The first gift I gave my son was music. He was only a few weeks old when my wife asked me to put together some mixed CDs for her middle-of-the-night feeding sessions.
Creating a Top Ten Rolling Stones playlist was no easy feat. For days I was wracked with indecision to the point of paralysis as I pondered the question of what self-respecting Stones fan would snub “Street Fighting Man”?
For each sappy love song, I have added a counterpoint, a tune that approaches the concept of love with, shall we say, a jaundiced eye. Because the most powerful love songs, like all the most powerful art, are not happy occasions.
Trigger Hippy’s self-titled debut album mixes rock, blues and country. The musical combinations at play create a sound that is both fresh and classic.
This Playlist is a sampling of tunes on my musical map, songs that have become inextricably linked with certain places.
To immunize your child against pop, play this mix late at night while the infant is nursing. For best results, repeat often.
“The Way We Move” is filled with finely crafted acoustic nuggets that defy easy categorization. Some have a Celtic quality, others a jazz influence, but always present is the spare, troubadour spirit of Bob Dylan.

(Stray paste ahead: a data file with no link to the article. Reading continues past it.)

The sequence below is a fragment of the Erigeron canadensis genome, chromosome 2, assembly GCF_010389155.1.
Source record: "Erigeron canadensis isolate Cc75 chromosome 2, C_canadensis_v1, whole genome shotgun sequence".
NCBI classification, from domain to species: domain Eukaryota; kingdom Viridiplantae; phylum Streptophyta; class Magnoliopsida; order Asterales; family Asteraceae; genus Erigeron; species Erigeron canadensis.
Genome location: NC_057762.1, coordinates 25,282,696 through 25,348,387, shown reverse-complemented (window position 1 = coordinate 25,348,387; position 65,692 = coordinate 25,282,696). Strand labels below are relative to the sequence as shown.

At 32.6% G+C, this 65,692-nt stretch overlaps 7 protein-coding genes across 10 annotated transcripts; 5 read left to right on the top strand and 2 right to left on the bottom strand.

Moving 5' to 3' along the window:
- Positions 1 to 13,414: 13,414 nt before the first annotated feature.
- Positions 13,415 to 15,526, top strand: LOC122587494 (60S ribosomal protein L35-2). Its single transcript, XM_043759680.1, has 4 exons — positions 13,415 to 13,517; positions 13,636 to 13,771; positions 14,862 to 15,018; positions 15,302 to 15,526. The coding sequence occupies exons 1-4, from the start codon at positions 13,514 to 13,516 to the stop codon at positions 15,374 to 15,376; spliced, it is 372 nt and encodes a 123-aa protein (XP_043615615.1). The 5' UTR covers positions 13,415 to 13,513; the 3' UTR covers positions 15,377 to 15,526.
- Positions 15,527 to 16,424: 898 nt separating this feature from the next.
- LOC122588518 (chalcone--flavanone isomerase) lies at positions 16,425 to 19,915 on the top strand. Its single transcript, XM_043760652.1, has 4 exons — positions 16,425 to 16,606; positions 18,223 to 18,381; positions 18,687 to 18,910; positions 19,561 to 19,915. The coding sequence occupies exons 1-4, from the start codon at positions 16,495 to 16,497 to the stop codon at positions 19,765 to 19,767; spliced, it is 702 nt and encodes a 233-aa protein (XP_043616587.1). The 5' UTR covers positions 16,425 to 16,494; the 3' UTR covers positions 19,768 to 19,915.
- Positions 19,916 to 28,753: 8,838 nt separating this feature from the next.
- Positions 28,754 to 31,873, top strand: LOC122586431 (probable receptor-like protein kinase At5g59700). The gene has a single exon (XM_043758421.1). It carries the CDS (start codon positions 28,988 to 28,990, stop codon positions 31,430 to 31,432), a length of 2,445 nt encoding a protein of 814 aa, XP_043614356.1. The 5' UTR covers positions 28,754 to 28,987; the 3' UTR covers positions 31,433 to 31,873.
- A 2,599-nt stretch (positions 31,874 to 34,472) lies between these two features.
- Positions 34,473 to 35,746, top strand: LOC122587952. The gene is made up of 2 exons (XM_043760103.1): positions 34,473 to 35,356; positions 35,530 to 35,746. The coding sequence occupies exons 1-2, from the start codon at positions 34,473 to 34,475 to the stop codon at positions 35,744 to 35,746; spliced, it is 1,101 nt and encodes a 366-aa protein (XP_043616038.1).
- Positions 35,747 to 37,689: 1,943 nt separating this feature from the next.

While brass drives the music of St. Paul & The Broken Bones, the roots of classic rock are all in there, blended together in a powerfully unique sound.
Not only has the Streaming Age eliminated our ability to give albums and CDs as gifts, but we are now living in a world without mixed tapes. This week’s Playlist features songs from the embarrassingly-sappy “Matt-in-Mourning” mixed tape I made for my now-wife when she went to Europe for a summer during college.
One of the staples of my teenage radio-listening days was the “Old, New, Borrowed and Blue” sets on WNEW in NYC. This is my first post employing the format. It features, among others, the great Richard Thompson.